London Coliseum, London WC2
When 88-year-old author and Auschwitz survivor Zofia Posmysz stepped out onto the Coliseum stage after the UK premiere of The Passenger the audience rose as one. An ovation was the only possible response - applauding survival and dignity in the face of horror - but that didn't stop it feeling incongruous, glib even.
For the experience of the Holocaust, whether or not it lies beyond artistic expression, surely lies - or should - beyond applause, beyond the packaging and presentation an evening at the opera necessarily entails. A novel, a painting, these are private artistic acts, but opera is a genre of artifice, exaggeration; historical truth emerges distorted from its hall of mirrors, heightened maybe, but rarely sincere and often debased.
More powerful in many ways than the opera itself is its history. Based on Posmysz's semi-autobiographical novel of the same name, The Passenger was composed in 1968 by Mieczyslaw Weinberg - a Russian Jew who fled from Poland and the Nazis, the sole member of his family to escape the camps. Denied staged performance under Soviet rule, it was only at last year's Bregenz Festival that the opera had its premiere, too late for Weinberg (who died in 1996) to see his greatest work.
Echoes of Poland's national epic Pan Tadeusz can be found in Posmysz's story, which focuses on the Polish rather than Jewish experience of Auschwitz. In place of Mickiewicz's mysterious hooded priest Robak we have Marta, a veiled woman stalking the decks of a 1950s cruise ship. Encountered by Annaliese Franz, once an overseer at Auchwitz, and her diplomat husband Walter, she is recognised as a Polish prisoner from the camps - a woman once bound in a sadistic intimacy with Liese. The sight of Marta prompts Liese to confess her past to her husband, and as she recalls her experiences we relive them, moving below deck to the memories stowed away beneath.
David Pountney's production (the original Bregenz staging) plays with layered memory and denial in its multi-level visuals. We move, ever more painfully, between the cream-coloured elegance of the upper deck, where solicitous waiters proffer drinks to the accompaniment of a jazz band, to the dark past below. Railway tracks reach out to the audience, dragging us into the camp where shaven-headed prisoners are lined up before us for the leisurely morning triage of life and death.
Musically the two worlds are yoked together, never quite releasing Liese from her memories. Jazz passages are inflected with the grotesque, recalling if never quite superceding the musical rictus of Weinberg's hero Shostkovich, while Britten's bitonal unease is everywhere, animating the tense relationship between singers and orchestra.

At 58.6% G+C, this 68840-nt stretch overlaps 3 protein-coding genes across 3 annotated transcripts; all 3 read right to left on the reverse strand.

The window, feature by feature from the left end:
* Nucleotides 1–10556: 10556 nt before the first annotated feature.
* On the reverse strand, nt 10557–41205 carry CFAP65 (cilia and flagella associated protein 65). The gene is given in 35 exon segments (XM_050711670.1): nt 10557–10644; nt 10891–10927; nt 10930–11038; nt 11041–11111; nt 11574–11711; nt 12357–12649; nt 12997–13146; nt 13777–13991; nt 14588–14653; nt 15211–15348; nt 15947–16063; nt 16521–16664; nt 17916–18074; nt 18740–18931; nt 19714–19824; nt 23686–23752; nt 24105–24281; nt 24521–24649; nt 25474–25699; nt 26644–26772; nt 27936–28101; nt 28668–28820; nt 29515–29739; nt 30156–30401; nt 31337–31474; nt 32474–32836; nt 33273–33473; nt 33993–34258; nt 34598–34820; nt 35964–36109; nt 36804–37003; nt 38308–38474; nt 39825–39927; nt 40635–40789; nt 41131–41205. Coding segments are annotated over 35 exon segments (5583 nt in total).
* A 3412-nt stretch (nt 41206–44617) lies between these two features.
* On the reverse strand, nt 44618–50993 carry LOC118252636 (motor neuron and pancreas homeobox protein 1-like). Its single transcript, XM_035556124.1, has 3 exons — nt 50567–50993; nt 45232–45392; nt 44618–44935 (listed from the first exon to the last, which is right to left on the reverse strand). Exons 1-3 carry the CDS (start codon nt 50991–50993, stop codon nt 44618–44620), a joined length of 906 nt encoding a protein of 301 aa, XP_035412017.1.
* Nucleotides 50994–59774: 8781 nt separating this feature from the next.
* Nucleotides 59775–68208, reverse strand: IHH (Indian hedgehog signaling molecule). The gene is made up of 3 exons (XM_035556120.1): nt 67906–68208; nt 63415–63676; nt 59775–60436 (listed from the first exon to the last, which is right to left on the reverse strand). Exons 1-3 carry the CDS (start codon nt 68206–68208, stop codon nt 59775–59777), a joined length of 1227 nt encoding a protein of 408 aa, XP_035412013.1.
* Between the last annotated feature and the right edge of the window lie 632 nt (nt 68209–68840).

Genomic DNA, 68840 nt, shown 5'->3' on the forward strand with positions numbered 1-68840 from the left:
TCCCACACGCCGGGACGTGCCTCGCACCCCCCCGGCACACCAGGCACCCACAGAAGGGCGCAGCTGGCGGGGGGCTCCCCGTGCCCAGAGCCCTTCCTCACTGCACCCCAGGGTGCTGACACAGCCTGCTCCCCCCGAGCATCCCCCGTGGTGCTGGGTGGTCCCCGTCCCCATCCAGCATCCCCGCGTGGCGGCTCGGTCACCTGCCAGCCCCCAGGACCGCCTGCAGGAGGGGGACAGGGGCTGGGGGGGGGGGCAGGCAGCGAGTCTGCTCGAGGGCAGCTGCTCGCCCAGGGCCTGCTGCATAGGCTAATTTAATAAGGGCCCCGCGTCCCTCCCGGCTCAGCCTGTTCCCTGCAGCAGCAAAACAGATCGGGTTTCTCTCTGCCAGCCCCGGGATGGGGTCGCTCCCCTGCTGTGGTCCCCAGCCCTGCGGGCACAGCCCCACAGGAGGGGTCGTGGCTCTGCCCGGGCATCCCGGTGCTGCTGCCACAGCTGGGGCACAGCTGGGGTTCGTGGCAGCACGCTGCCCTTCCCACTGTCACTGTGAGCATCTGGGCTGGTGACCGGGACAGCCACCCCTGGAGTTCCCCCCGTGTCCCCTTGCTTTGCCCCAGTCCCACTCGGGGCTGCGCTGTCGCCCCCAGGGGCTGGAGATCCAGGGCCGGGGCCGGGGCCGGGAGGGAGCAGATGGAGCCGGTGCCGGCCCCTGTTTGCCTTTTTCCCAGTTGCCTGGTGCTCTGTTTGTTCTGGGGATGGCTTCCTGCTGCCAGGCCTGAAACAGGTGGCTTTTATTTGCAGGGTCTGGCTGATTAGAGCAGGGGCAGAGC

Grasping after the unspeakable, Weinberg's fragmented utterances spend Act I rejecting the illusion of melody, a persistent chant "pitch black wall of death" the only acceptable (if rather blunt) substitute. Act II however finds release in unaccompanied Russian folksong and a closing aria for Marta ("Do not forgive them").
But while the violence and nihilism of the Act I score is unsatisfying, Act II's seems actively disingenuous - speaking of action beyond forgiveness while musically surrendering, offering resolution. Dramatically too Weinberg seems unable to sustain the crisis of his work, giving us a philosophising postlude in place of a climactic confrontation between Liese and Marta. Pountney himself does little to mask the weakness of Weinberg's score, his precise direction treating it almost as soundtrack, grounding the music in the literal where it needs allusive freedom.
Conducted by Sir Richard Armstrong, English National Opera's performance is exemplary however. Soloists are led by Michelle Breedt's Liese, who has the technique and control to articulate the tormented psychology Pountney demands of her. While the ensemble of carefully characterised female prisoners all make their mark, it is Julia Sporsen's Katya (she of the folksong) and Rhian Lois's fragile Yvette that dominate - tender foils to the steely passion of Giselle Allen's Marta.
Staging Weinberg's suppressed opera is a triumphant act. The stories of both Posmysz and Weinberg himself deserve to be heard, and with their fiction anchored in reality by the physical presence of Posmysz there can be few who would deny the value of The Passenger as cultural-historical experience. Yet is this sufficient to make the opera itself the triumph some have claimed it? Auden spoke of the limitations of history for the defeated; it "...may say Alas, but cannot help or pardon." Weinberg's opera weeps and wrings its hands over the corpses of the Holocaust, imploring us as audience to weep with him. We do. But it is not enough.
“The Passenger" runs until 25 October